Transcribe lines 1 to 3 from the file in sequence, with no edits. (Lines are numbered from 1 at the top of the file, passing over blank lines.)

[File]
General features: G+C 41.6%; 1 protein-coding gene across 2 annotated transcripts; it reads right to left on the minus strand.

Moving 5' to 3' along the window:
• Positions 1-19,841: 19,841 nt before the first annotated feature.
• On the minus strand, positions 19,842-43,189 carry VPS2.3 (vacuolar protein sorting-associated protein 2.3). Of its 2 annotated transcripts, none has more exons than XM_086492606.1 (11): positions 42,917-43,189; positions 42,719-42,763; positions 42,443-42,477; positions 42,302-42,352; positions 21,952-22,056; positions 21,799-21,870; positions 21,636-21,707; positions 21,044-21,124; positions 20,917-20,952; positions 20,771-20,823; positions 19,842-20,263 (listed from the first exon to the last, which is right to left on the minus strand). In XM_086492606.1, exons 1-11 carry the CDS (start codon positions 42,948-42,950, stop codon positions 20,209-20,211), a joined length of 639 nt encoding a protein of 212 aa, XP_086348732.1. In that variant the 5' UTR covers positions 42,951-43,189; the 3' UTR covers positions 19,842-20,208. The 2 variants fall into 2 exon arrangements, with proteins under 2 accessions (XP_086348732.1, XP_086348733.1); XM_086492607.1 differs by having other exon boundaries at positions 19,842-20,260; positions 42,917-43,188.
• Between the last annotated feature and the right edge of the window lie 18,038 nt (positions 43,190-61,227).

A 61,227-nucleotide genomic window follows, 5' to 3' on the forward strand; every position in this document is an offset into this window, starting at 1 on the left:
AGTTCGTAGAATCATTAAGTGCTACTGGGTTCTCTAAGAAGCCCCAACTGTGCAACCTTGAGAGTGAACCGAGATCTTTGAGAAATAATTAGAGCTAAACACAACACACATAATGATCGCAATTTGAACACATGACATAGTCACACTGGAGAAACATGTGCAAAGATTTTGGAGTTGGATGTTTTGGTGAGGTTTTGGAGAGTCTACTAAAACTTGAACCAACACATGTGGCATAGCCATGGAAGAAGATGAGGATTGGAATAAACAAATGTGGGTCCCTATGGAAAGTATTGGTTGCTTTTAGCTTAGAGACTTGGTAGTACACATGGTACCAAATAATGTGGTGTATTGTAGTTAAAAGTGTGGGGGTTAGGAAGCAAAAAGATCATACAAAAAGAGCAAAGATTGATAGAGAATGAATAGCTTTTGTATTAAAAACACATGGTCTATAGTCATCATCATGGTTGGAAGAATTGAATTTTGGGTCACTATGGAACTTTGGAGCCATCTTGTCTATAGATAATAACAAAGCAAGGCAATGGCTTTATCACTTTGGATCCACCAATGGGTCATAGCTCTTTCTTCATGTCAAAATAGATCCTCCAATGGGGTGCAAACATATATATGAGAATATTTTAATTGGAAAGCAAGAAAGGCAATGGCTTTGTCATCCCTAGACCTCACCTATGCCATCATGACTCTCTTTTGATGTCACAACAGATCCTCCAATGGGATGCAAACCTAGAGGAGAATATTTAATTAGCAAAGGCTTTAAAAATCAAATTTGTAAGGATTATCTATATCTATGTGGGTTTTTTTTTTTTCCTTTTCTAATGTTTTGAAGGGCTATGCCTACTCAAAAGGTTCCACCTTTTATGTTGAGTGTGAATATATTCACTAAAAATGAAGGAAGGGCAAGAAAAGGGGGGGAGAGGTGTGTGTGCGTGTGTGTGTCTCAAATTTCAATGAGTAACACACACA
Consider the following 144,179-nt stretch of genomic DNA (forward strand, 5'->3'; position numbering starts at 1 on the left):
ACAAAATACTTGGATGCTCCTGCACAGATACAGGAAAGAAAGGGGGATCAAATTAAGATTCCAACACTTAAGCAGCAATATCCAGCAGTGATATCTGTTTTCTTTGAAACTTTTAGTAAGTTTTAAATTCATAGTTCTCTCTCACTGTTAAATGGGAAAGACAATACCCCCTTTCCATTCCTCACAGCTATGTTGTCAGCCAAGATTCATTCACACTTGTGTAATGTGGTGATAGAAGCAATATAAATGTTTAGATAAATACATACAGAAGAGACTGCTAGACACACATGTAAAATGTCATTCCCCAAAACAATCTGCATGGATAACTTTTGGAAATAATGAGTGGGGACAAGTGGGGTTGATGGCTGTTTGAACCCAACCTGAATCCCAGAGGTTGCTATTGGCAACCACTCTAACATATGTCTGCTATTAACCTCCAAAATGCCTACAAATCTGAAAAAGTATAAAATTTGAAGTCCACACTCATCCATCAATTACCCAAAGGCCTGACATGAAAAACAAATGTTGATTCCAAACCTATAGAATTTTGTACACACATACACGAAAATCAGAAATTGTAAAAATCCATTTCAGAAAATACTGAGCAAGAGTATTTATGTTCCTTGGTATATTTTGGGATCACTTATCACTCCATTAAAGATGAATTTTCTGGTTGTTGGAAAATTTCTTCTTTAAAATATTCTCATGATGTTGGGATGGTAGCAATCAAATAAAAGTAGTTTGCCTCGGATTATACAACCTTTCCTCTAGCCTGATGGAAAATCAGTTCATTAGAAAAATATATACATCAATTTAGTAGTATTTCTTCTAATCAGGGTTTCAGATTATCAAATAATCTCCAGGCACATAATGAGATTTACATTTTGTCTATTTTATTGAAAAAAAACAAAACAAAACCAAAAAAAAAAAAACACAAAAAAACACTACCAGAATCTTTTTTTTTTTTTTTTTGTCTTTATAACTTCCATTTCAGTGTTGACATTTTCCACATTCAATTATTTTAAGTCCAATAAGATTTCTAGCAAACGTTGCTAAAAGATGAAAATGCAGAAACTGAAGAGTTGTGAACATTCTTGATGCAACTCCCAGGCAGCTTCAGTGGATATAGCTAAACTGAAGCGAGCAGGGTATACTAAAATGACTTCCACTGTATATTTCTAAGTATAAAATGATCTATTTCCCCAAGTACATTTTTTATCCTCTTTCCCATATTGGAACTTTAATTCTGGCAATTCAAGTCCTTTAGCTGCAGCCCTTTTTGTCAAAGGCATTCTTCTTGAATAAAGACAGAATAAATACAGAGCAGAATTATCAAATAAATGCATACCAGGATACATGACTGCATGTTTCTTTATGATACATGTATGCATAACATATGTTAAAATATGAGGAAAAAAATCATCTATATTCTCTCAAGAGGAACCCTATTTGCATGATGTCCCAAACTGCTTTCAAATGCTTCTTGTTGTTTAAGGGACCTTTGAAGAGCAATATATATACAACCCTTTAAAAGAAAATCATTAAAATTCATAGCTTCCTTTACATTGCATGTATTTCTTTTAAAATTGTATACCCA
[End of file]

General features: G+C 41.6%; 1 protein-coding gene across 2 annotated transcripts; it reads right to left on the minus strand.

Moving 5' to 3' along the window:
• Positions 1-19,841: 19,841 nt before the first annotated feature.